Fundamental Forecast for Euro: Neutral
- The early part of the week saw the Euro climb to new highs versus the commodity bloc.
The EURUSD’s resiliency was on display this week, and a massive Doji on Friday confirms the market’s general lack of interest in driving the Euro much lower (a lack of follow through for the US Dollar after a theoretically bullish event – the first steps towards the Federal Reserve normalizing policy – might be warning sign). The pair only finished down only by -0.50% at $1.3673, after touching as high as 1.3811 and as low as 1.3625 – the lowest since December 6.
With holiday trading conditions setting in for the next several weeks, and the calendar devoid of anything truly meaningful, it’s time to look forward into 2014. Thus far, the Euro has had a strong 4Q’13 – it’s outpacing all the major currencies, and was a hair ahead of the second best performer, the Swiss Franc, at the end of this week (+0.11%). Many issues changed and eventually calmed over the last several months, which initially had the Euro limping through early-2013.
The biggest issue – the Euro-Zone debt crisis – has continued to remain under a tight lid since European Central Bank President Mario Draghi’s “whatever it takes” comment in July 2012. It can’t be emphasized enough the impact this statement has had on market sentiment. While labor markets continued to suffer across the region, growth is starting to show nascent signs of return, particularly in the PMI surveys. Even the inimical political environment that characterized European affairs for the past several years has ‘grown up.’ The future is looking promising for both the Euro-Zone economy and the Euro, so long as growth continues to creep back into the picture.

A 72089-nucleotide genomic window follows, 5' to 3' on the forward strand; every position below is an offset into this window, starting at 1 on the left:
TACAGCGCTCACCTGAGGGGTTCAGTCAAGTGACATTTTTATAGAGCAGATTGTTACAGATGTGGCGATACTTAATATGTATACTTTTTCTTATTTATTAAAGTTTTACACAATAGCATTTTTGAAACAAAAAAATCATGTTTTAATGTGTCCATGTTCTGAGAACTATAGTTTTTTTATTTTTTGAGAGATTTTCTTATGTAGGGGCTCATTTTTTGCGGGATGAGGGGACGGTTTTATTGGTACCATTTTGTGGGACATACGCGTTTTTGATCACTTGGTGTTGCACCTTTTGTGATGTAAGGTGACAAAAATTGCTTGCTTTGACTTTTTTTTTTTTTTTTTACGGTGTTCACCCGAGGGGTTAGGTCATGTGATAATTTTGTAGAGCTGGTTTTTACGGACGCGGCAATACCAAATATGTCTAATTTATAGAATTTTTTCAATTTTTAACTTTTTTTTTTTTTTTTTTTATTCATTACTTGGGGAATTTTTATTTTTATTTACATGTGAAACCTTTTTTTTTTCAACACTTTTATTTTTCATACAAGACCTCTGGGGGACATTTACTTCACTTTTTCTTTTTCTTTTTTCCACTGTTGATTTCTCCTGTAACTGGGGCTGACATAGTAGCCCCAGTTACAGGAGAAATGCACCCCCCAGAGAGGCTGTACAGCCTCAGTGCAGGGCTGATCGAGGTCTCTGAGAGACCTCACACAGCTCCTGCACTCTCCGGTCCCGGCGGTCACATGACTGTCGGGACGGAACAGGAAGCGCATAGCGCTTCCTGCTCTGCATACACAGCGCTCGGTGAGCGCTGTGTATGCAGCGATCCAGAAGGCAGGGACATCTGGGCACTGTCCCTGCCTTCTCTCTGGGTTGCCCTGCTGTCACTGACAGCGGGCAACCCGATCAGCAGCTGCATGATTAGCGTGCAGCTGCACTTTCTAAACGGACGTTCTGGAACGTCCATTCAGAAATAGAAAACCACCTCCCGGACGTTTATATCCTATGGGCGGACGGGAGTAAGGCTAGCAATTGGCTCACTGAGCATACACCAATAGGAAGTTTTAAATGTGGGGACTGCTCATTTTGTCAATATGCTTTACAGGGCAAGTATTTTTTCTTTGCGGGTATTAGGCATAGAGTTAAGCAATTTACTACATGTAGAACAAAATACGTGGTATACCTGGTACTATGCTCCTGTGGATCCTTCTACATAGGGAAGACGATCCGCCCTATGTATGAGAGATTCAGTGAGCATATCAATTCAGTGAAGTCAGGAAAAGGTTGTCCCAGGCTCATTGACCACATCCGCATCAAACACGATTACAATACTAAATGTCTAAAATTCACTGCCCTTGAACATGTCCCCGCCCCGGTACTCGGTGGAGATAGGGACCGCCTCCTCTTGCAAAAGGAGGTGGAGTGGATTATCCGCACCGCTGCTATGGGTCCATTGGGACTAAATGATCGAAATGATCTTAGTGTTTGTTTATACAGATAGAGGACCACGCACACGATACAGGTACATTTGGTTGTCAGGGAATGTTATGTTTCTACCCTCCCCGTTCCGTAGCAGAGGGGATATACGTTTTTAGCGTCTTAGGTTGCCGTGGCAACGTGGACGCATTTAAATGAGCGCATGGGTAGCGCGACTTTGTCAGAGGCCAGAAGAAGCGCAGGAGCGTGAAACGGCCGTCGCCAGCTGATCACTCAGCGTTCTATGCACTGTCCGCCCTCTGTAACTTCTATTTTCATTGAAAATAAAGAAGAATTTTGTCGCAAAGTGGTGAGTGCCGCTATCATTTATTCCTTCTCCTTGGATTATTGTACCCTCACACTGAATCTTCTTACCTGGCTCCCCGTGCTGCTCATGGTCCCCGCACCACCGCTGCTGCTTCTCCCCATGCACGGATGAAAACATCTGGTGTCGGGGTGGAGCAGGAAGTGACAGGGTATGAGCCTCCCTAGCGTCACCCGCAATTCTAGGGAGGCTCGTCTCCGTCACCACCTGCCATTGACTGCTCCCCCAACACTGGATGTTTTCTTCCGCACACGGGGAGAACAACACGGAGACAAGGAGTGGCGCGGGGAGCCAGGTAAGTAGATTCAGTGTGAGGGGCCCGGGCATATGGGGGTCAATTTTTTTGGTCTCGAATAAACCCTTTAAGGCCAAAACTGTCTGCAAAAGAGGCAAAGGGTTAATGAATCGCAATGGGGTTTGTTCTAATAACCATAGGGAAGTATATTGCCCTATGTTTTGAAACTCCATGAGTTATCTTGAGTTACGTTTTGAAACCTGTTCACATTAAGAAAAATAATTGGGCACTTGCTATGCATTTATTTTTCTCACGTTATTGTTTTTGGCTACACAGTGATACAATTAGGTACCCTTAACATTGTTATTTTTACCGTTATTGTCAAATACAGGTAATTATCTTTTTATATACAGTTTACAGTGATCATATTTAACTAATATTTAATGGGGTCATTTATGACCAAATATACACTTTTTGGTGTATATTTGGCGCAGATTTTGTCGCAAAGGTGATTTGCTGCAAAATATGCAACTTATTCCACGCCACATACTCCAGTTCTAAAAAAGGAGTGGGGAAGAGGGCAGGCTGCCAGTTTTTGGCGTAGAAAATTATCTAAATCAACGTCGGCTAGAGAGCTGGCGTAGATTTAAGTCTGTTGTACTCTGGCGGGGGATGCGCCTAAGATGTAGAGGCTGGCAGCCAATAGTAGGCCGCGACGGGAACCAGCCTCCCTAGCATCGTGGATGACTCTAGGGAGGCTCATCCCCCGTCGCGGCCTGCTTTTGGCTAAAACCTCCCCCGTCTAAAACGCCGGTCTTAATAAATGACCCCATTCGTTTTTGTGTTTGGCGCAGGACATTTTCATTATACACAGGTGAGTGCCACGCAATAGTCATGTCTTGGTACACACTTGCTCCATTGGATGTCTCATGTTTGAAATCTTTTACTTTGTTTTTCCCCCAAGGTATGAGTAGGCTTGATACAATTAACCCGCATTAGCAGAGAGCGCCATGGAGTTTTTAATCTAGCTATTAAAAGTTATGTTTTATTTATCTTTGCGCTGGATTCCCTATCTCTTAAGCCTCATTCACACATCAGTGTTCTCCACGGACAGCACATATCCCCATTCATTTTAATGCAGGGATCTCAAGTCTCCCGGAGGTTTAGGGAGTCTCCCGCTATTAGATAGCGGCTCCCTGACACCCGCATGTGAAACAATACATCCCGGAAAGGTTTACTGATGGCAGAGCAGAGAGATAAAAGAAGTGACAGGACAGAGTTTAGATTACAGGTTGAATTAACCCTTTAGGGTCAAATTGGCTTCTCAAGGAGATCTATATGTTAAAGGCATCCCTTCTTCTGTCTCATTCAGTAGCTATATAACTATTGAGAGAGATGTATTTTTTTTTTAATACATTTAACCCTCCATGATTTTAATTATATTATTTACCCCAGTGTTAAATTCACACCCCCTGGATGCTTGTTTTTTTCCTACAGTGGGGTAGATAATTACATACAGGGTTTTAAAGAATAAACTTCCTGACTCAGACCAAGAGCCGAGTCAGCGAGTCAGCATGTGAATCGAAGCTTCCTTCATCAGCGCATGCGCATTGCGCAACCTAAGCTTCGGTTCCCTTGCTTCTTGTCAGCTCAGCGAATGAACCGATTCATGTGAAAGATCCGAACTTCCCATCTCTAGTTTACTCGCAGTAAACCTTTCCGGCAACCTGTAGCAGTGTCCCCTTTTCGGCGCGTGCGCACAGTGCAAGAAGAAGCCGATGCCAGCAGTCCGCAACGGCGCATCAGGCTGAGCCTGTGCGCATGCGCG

The ECB has taken steps to ensure that growth continues to work its way back into the region. In November 2013, the ECB cut its main refinancing rate to 0.25%, a new all-time low, as credit growth continued to stagnate, leading to the weakest inflation readings in the post-crisis years. As rate changes typically take around six months before the effects are felt through the economy, we find it unlikely that, in absent of a further increase in deflation/disinflation figures, the ECB will cut rates again, at least in the 1Q’14.
It’s been stated time and again the likely impact the ECB’s shrinking balance sheet – in particular relative to other major central banks – has been and will continue to be profound. The ECB’s balance sheet has declined by -24.6% in the 52-weeks ending December 6, 2013; to contrast, the Federal Reserve’s balance sheet has grown by +36.8% over this same period; and the Bank of Japan’s has growth by +40.7%.
The ratio of the Fed’s balance sheet to the ECB’s balance sheet – which stood at 0.96 this time in December 2012 – is now at 1.72. On a relative basis, the Fed’s balance sheet has grown +79.2% relative to the ECB’s over the past year. Even though the Fed is now tapering QE3, a slightly slower yet continued shift higher in the ratio would support a stronger EURUSD.
Ultimately, if the ECB announces a FLS-like LTRO, it could prove supportive for the Euro. Absent a massive carte blanche liquidity injection like LTRO1 and LTRO2 in December 2011 and February 2012, respectively, measures geared specifically towards faster employment growth, a rebound in the housing market, and a healthier consumer should limit Euro weakness. The ECB is likely to have a very limited scope for easing in the 1Q’14, giving the Euro ample opportunity to appreciate further. –CV
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